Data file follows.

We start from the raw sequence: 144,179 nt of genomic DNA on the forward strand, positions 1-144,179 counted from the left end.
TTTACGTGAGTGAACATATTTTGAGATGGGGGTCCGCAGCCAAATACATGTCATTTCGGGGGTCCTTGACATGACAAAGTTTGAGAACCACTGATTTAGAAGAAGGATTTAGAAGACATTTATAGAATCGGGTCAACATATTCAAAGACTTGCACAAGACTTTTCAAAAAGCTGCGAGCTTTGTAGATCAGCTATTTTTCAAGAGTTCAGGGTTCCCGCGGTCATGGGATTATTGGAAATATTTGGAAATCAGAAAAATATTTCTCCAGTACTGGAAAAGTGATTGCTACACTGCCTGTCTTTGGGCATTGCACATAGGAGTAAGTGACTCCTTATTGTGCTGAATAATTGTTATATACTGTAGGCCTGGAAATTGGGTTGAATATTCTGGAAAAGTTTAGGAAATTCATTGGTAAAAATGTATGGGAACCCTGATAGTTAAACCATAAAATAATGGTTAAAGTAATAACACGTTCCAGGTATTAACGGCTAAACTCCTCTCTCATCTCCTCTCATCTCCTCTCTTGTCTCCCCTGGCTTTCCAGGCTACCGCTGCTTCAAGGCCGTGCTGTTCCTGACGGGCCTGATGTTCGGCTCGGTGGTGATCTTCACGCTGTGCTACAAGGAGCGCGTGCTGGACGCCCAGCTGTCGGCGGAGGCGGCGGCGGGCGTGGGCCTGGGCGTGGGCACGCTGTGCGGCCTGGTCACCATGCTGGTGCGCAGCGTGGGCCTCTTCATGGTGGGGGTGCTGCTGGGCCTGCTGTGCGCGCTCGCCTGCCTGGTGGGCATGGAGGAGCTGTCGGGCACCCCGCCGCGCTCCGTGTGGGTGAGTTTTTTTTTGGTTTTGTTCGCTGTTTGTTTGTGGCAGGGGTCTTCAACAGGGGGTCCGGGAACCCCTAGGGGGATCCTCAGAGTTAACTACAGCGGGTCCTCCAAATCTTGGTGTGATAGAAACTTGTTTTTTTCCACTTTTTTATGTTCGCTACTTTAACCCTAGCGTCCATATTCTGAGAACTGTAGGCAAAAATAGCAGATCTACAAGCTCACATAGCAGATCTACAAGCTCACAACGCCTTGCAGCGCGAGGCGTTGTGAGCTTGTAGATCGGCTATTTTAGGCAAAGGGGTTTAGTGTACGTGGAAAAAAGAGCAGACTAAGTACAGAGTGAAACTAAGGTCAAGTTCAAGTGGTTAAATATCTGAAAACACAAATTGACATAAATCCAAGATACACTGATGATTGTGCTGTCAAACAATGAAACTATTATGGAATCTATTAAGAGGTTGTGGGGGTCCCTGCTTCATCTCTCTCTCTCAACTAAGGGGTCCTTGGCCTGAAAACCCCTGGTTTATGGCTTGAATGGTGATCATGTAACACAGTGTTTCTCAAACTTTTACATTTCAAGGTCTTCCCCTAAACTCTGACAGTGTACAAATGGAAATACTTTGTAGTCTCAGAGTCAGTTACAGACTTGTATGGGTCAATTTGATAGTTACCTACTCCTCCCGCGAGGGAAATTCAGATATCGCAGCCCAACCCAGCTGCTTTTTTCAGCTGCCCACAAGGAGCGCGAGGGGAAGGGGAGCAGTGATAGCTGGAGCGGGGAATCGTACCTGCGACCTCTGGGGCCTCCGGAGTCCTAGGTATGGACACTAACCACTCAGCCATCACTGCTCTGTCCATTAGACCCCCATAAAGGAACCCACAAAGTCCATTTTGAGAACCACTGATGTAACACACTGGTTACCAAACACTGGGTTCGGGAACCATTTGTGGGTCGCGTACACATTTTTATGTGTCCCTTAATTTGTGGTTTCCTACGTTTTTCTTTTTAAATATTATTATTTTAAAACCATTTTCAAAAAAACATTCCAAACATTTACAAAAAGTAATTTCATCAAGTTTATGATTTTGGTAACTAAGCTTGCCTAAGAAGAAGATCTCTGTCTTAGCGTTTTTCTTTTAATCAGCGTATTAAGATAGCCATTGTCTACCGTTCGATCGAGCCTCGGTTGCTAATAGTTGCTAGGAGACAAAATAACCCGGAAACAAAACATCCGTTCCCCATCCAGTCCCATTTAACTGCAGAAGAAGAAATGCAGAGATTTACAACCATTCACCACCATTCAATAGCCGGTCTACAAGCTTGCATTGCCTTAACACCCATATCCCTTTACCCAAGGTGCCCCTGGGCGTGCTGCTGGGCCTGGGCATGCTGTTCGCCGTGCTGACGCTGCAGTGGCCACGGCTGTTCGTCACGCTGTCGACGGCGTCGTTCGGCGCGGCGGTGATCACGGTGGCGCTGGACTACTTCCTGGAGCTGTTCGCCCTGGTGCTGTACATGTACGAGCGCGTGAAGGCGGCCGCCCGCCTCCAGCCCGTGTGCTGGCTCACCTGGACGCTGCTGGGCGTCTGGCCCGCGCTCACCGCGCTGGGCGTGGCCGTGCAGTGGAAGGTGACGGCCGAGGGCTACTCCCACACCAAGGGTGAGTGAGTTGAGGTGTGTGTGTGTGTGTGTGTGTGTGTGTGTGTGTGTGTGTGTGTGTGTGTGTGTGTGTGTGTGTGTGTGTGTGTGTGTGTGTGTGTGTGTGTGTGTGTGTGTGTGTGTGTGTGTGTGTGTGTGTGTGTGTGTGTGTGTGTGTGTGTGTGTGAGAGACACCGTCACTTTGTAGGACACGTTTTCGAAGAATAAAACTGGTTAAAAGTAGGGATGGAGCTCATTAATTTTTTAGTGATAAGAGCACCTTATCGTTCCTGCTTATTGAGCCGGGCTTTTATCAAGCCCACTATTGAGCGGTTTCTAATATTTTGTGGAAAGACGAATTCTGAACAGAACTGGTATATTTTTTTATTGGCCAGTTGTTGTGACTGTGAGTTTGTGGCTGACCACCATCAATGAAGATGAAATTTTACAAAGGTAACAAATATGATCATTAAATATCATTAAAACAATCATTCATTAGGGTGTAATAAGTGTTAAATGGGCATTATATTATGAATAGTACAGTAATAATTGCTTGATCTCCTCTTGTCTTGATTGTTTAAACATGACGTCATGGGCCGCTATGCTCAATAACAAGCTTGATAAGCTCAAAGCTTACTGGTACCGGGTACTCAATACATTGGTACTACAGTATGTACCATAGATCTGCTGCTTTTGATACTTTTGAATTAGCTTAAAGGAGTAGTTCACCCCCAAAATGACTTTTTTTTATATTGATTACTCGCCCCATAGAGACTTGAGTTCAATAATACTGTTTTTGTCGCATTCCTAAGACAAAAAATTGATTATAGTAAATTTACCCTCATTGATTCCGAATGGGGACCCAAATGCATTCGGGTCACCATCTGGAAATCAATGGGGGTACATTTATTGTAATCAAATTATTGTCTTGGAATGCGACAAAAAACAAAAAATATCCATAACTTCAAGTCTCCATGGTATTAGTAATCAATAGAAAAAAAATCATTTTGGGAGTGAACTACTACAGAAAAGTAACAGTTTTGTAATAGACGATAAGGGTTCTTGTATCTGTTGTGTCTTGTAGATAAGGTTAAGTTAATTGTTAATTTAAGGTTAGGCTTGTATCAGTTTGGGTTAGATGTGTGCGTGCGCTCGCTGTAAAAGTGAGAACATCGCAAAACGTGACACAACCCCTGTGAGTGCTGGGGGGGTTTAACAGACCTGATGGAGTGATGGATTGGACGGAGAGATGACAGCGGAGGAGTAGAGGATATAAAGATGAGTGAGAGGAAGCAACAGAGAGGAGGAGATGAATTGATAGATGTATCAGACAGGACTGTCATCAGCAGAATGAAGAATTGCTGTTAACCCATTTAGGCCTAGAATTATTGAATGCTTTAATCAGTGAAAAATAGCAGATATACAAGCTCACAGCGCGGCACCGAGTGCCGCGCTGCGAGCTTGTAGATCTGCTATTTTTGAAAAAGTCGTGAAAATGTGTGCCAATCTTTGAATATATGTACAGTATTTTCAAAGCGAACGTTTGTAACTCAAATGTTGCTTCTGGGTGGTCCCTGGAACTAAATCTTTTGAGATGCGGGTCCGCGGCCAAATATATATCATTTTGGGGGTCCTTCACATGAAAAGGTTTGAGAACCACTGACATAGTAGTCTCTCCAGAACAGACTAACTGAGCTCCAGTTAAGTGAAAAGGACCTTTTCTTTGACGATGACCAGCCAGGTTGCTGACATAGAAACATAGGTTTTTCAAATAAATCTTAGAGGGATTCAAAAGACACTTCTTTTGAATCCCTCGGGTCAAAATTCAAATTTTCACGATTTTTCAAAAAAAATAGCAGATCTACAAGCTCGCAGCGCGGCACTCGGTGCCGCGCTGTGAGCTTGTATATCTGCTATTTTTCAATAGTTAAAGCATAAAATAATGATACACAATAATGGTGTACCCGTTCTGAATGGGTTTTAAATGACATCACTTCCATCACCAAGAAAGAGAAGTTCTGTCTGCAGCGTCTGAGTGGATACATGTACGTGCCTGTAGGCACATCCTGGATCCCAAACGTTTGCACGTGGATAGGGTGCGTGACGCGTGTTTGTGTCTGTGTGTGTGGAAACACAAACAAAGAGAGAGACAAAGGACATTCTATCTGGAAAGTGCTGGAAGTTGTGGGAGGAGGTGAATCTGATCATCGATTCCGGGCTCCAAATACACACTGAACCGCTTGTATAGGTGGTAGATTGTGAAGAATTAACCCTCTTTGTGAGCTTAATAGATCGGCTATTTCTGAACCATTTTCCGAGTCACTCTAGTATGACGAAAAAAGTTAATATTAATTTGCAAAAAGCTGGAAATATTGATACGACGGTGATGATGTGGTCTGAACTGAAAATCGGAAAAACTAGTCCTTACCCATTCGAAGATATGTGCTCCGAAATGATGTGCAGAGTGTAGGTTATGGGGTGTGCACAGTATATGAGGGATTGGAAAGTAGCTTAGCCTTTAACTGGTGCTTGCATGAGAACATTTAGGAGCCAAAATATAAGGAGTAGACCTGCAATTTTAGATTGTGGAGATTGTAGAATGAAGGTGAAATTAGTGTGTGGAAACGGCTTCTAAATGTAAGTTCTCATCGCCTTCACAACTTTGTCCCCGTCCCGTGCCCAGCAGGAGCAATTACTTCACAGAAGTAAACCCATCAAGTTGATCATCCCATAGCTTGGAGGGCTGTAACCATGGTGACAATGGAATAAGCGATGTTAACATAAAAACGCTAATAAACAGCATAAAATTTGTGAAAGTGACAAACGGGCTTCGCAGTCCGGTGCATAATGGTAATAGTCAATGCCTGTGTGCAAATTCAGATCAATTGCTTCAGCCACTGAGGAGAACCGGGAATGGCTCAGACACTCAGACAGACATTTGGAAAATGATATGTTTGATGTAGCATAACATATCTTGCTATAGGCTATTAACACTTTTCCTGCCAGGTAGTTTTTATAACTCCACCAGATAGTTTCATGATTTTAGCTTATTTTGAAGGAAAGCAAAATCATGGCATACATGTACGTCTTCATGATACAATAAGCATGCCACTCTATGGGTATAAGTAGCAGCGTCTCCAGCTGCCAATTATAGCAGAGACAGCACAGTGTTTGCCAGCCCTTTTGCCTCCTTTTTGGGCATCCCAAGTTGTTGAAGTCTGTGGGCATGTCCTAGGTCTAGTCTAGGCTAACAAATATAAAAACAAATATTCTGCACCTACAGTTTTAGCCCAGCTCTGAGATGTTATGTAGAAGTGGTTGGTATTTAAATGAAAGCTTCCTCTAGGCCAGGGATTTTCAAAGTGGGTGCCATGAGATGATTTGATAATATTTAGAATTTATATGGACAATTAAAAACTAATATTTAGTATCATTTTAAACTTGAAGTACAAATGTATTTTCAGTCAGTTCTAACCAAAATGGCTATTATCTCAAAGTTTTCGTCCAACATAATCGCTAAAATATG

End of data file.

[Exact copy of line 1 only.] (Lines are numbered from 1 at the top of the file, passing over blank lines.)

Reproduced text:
We start from the raw sequence: 144,179 nt of genomic DNA on the forward strand, positions 1-144,179 counted from the left end.